Born in the cave where his mother had lain with Zeus, he is put into his cradle and on the first night climbs out and goes off on his own sort of business, which is to steal some cattle from his half-brother Apollo. Having separated from the herd fifty heifers, he drives them off backwards, so no-one can tell in which direction they’ve gone, takes them to a cavern of his own and slaughters a couple, dividing the meat into twelve portions, one for each of the high gods. This is him in h isroile of making connections, for blood sacrifice always aims to do that, to link this world to the other, to cross that boundary.
Next he takes a bit of a heifer’s hide for his next project, which is to construct a musical instrument—a task of the same sort, to link up, to link up different levels of reality. He finds a tortoise in the road, picks him up (for like all the gods he is a psychopath, he has no feeling) ,says cheerfully ‘it’s dangerous to go abroad, better to stay at home’, scoops out the body from the shell, wraps cowhide around it, kills a sheep and stretches six strings of its gut across from side to side, sweeps his hand across the strings and makes the sweetest music. It is all, you see, life out of death but in a sense that is the meaning of this living and dying world. After all that he goes back to his cave, slips through the keyhole in the door like a wisp, and is back in his cot, and when Apollo comes raging into the cave, ‘It cannot possibly be me’, he says,’ for I am just a tiny, new-born baby.’ Apollo knows he’s lying and takes him to Zeus, who listens to his excuses and doesn’t believe a word of them either, but smiles with amusement and insists he gives the cattle back. And Hermes does so, and cements his peace with Apollo with the gift of the lyre, which is henceforth Apollo’s instrument. Apollo represents very much this world.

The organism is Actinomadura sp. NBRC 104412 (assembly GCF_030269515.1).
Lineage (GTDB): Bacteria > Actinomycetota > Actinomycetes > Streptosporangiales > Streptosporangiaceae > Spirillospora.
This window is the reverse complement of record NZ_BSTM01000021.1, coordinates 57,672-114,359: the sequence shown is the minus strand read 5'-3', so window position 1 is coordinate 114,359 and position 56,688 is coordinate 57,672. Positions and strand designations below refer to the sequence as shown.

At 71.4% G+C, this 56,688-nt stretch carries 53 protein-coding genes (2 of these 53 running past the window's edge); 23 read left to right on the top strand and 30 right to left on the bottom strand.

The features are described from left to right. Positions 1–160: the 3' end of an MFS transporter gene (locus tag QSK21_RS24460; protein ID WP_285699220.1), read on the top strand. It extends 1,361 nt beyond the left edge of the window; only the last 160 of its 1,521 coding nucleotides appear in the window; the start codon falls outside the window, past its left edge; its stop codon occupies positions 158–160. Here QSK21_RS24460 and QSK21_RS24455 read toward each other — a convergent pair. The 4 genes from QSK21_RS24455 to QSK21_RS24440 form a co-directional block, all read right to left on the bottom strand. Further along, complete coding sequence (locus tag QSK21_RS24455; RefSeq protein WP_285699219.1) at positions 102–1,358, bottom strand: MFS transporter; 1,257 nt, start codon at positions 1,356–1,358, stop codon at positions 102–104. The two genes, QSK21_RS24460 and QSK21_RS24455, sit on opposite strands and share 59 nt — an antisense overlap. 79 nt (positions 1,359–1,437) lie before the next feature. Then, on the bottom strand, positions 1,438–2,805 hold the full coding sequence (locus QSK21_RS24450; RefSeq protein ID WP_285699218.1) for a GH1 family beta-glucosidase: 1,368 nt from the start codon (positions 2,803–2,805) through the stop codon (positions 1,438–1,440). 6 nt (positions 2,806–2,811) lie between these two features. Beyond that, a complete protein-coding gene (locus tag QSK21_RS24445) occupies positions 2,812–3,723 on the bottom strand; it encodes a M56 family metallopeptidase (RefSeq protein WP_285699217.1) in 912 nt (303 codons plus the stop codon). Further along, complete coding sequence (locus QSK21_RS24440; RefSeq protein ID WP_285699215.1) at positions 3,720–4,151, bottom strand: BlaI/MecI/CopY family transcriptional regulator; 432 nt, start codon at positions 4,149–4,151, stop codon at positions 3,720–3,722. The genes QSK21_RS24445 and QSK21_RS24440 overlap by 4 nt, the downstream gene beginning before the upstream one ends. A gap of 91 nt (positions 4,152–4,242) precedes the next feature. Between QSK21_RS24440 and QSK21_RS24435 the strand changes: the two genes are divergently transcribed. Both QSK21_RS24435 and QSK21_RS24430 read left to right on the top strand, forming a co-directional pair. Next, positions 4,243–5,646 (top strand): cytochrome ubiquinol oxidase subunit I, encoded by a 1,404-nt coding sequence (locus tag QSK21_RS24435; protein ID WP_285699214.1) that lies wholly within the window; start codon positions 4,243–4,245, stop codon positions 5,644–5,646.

Later on we meet him in the Odyssey, showing Odysseus how to escape from the Cyclops’ cave, giving him a special plant which will protect him from being turned into a pig by the lovely Circe; helping him eventually to escape from her enchantment and get back to Penelope and home. Helps him then to handle the suitors, who are gathered in his hall, devouring his substance and will kill him if they can. Lastly we see him leading the souls of the suitors, after the battle in the hall, off to the Underworld like a flock, says Homer, of twittering bats. Hermes is shown here, you see, leading you through the vicissitudes of this life, and when the time is right guiding you also into the other one, the world before the world, the world of pure, timeless psyche. For Hermes it is never a matter of life or death, matter or spirit, but always both.
Hermes is god of merchants who make wealth, and equally of thieves who take it away, loosening everything up. Variously elaborate images of him, sometimes simple phallic stones, stood along all the roads of Greece,and especially where they met. He is therefore the perfect symbol for the study of the psyche in our time, which is what he has become. But I think it is only the complete human being who can do what Hermes is trying to do, which is no less than to evolve into the conscious principle of the world, which Hermes is ultimately symbolising. In that sense he is a Christ-figure, wholly God and wholly human. That is the archetype. Then Hermes is not the youth, as he is often depicted, but something complete and whole, and only representable in an image.